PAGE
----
With Greece desperately trying to obtain more time to carry on its fiscal consolidation plan, it is interesting to read a recent IMF working paper on “Successful Austerity in the United States, Europe and Japan”. The study tries to assess how fiscal consolidation and the growth rate affect each other, in expansions and in contractions. I copied and pasted (from their page 7; I just suppressed a couple of technical points) the main results of the paper:
Update: An edited version of this piece appeared as a Project Syndicate commentary
A few weeks ago on Project Syndicate Raghuram Rajan offered his view on inequality and growth, thought provoking as usual. His argument can be summarized as follows:
- Inequality increased starting from the 1970s, across the board
- Two different explanations of this increase can be offered: a progressive one, that blames pro-rich policies, and an “alternative” one, that focuses on skill biased technical progress. I do not understand Rajan’s restraint, and as I like symmetry, I will label this alternative view “conservative”.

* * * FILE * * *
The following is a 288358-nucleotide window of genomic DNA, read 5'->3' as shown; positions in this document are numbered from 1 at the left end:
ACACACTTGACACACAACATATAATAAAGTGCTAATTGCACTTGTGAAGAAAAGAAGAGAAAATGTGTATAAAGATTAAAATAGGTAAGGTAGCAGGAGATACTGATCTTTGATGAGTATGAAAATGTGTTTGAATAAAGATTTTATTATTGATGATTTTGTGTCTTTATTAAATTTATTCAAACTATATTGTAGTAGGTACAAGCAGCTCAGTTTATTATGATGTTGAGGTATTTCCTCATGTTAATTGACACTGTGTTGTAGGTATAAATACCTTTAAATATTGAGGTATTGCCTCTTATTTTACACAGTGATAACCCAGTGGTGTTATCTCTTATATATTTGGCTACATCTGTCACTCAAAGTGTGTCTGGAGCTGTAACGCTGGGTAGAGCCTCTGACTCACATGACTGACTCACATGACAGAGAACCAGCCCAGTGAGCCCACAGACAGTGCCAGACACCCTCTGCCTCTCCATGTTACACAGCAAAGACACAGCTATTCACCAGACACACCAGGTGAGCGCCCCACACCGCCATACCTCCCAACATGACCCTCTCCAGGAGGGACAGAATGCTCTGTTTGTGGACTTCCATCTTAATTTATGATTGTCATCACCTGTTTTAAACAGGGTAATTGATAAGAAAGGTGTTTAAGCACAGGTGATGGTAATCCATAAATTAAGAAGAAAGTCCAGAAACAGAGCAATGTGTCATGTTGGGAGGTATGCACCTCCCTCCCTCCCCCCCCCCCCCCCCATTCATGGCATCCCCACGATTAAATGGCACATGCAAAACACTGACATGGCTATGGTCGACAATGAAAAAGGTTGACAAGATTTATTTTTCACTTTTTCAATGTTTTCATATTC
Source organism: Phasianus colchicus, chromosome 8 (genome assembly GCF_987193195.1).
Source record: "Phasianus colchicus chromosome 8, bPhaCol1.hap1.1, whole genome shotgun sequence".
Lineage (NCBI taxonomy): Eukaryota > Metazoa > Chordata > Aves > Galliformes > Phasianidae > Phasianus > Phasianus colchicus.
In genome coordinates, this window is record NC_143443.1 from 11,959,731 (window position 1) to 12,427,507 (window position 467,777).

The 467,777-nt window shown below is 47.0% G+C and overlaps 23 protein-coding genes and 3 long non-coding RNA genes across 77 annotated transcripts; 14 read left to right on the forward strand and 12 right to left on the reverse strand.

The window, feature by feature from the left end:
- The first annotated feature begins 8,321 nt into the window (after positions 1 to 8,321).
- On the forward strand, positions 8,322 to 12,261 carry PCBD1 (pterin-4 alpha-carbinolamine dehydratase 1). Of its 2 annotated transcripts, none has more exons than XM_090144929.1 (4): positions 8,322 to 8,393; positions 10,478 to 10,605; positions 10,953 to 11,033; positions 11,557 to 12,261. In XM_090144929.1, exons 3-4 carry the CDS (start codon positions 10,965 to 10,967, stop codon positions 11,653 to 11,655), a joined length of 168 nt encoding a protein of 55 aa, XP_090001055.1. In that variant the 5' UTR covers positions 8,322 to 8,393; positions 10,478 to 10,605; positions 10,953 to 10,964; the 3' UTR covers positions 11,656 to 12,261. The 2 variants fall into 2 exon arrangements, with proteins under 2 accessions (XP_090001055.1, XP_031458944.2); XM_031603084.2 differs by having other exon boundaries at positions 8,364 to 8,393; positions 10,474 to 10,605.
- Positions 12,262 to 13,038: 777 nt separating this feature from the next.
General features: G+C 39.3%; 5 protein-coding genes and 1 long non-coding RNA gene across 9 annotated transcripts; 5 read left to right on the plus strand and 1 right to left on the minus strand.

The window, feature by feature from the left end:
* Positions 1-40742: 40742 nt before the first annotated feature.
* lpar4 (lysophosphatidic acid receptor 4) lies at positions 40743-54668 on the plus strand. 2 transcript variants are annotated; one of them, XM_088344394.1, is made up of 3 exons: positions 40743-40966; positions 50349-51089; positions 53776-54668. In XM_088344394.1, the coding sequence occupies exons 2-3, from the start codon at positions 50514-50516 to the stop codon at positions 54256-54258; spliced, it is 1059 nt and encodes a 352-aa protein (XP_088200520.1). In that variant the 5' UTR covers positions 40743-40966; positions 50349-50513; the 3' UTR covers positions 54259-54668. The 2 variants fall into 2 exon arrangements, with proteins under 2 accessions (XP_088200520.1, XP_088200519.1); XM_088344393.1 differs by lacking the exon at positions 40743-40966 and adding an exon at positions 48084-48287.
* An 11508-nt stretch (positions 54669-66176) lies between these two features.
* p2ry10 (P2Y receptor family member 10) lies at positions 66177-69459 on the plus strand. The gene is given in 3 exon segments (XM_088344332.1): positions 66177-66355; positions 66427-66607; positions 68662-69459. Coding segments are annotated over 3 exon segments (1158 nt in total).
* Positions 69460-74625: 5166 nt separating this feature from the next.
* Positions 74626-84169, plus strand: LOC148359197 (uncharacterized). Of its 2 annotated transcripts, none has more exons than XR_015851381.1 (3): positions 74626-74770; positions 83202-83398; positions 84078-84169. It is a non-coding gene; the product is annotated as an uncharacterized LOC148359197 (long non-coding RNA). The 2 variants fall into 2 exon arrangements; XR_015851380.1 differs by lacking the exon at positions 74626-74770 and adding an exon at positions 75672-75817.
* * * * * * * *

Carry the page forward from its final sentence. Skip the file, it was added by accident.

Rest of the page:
- Both views agree that inequality led to excessive debt and hence to the crisis.
- According to Rajan, nevertheless, the alternative/conservative view is more apt at explaining what happened to Europe, that remained more egalitarian, but was able to hide the ensuing low growth and competitiveness through the euro and increased debt.
- The exception is Germany where, following the reunification, structural reforms had to be implemented to reduce workers’ protection. This explains why Germany today is so strong in Europe.
- Thus the solution is for Southern Europe to implement structural reforms and accept increased inequality through lower workers’ protection; the alternative is sliding into an “egalitarian decline” like Japan.
The way I see it, there are a number of problems with Rajan’s analysis, and more importantly a fundamental (and unproven) assumption that underlies his argument. Let me start with the problems in his analysis, and then I’ll turn to the core of this piece, i.e. challenging the underlying assumption.